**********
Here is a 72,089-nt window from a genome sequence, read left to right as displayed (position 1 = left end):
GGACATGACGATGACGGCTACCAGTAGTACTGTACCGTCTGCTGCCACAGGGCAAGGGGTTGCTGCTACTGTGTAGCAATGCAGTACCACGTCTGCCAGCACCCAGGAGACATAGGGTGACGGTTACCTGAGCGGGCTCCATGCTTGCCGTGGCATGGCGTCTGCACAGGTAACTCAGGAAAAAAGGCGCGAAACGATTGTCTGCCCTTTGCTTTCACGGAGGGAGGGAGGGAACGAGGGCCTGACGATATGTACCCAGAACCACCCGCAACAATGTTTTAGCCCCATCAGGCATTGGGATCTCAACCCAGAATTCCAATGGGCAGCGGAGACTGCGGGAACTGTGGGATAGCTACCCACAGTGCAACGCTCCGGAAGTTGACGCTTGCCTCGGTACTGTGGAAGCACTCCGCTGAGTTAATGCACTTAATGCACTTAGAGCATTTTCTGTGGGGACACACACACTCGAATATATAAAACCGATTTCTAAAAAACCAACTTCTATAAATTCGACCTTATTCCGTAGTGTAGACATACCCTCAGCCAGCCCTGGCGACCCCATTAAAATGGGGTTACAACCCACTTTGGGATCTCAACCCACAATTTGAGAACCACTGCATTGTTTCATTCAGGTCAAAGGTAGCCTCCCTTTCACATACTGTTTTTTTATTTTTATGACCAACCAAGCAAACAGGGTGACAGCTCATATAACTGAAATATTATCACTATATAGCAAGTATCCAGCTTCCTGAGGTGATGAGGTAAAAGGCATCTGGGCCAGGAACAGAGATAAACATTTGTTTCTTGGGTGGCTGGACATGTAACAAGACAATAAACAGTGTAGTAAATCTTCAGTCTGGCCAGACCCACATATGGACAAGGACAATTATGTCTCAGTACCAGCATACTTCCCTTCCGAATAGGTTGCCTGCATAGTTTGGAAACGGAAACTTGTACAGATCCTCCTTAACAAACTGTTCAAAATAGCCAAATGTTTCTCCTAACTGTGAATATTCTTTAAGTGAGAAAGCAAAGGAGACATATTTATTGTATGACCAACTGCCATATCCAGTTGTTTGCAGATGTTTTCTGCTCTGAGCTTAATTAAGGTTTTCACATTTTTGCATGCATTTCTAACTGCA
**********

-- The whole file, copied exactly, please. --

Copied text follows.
Here is a 72,089-nt window from a genome sequence, read left to right as displayed (position 1 = left end):
GGACATGACGATGACGGCTACCAGTAGTACTGTACCGTCTGCTGCCACAGGGCAAGGGGTTGCTGCTACTGTGTAGCAATGCAGTACCACGTCTGCCAGCACCCAGGAGACATAGGGTGACGGTTACCTGAGCGGGCTCCATGCTTGCCGTGGCATGGCGTCTGCACAGGTAACTCAGGAAAAAAGGCGCGAAACGATTGTCTGCCCTTTGCTTTCACGGAGGGAGGGAGGGAACGAGGGCCTGACGATATGTACCCAGAACCACCCGCAACAATGTTTTAGCCCCATCAGGCATTGGGATCTCAACCCAGAATTCCAATGGGCAGCGGAGACTGCGGGAACTGTGGGATAGCTACCCACAGTGCAACGCTCCGGAAGTTGACGCTTGCCTCGGTACTGTGGAAGCACTCCGCTGAGTTAATGCACTTAATGCACTTAGAGCATTTTCTGTGGGGACACACACACTCGAATATATAAAACCGATTTCTAAAAAACCAACTTCTATAAATTCGACCTTATTCCGTAGTGTAGACATACCCTCAGCCAGCCCTGGCGACCCCATTAAAATGGGGTTACAACCCACTTTGGGATCTCAACCCACAATTTGAGAACCACTGCATTGTTTCATTCAGGTCAAAGGTAGCCTCCCTTTCACATACTGTTTTTTTATTTTTATGACCAACCAAGCAAACAGGGTGACAGCTCATATAACTGAAATATTATCACTATATAGCAAGTATCCAGCTTCCTGAGGTGATGAGGTAAAAGGCATCTGGGCCAGGAACAGAGATAAACATTTGTTTCTTGGGTGGCTGGACATGTAACAAGACAATAAACAGTGTAGTAAATCTTCAGTCTGGCCAGACCCACATATGGACAAGGACAATTATGTCTCAGTACCAGCATACTTCCCTTCCGAATAGGTTGCCTGCATAGTTTGGAAACGGAAACTTGTACAGATCCTCCTTAACAAACTGTTCAAAATAGCCAAATGTTTCTCCTAACTGTGAATATTCTTTAAGTGAGAAAGCAAAGGAGACATATTTATTGTATGACCAACTGCCATATCCAGTTGTTTGCAGATGTTTTCTGCTCTGAGCTTAATTAAGGTTTTCACATTTTTGCATGCATTTCTAACTGCA